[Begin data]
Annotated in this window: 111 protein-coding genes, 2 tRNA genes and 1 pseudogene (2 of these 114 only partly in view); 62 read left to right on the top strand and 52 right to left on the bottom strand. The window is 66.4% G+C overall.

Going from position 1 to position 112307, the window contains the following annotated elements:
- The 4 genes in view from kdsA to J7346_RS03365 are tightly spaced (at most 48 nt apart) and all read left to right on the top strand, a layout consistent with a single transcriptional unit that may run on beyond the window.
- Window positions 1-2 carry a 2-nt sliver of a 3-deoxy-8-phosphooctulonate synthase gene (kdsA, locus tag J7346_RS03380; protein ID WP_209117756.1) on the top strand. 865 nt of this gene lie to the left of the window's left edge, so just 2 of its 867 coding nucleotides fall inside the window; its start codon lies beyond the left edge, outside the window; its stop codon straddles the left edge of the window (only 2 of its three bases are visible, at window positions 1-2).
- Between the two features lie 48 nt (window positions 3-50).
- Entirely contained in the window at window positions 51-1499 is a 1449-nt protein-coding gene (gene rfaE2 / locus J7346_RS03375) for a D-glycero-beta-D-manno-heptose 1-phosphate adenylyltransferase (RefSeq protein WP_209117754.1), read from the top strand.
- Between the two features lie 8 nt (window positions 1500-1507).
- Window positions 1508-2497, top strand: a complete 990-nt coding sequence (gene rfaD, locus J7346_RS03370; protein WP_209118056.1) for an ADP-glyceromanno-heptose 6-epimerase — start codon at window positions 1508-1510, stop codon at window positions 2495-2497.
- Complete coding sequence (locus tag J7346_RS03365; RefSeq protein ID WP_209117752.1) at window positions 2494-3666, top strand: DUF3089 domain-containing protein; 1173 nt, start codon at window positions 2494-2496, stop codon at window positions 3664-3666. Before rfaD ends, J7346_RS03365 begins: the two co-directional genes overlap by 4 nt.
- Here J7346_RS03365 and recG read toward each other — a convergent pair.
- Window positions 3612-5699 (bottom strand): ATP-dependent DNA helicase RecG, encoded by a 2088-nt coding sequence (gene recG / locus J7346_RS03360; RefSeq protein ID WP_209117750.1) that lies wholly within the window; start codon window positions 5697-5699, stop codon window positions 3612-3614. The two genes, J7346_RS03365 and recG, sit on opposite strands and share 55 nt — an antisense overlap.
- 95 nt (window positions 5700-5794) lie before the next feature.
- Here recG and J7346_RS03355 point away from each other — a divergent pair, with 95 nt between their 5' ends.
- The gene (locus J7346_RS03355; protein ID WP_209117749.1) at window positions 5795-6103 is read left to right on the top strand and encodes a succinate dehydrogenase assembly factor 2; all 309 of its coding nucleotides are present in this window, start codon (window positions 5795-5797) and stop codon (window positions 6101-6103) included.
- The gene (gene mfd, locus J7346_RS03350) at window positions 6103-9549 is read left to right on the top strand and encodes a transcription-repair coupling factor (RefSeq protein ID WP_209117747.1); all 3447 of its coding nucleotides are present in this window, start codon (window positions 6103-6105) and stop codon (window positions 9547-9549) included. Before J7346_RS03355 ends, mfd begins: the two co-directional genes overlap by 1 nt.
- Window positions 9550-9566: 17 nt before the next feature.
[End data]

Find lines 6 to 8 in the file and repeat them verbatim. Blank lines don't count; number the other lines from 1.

- Entirely contained in the window at window positions 51-1499 is a 1449-nt protein-coding gene (gene rfaE2 / locus J7346_RS03375) for a D-glycero-beta-D-manno-heptose 1-phosphate adenylyltransferase (RefSeq protein WP_209117754.1), read from the top strand.
- Between the two features lie 8 nt (window positions 1500-1507).
- Window positions 1508-2497, top strand: a complete 990-nt coding sequence (gene rfaD, locus J7346_RS03370; protein WP_209118056.1) for an ADP-glyceromanno-heptose 6-epimerase — start codon at window positions 1508-1510, stop codon at window positions 2495-2497.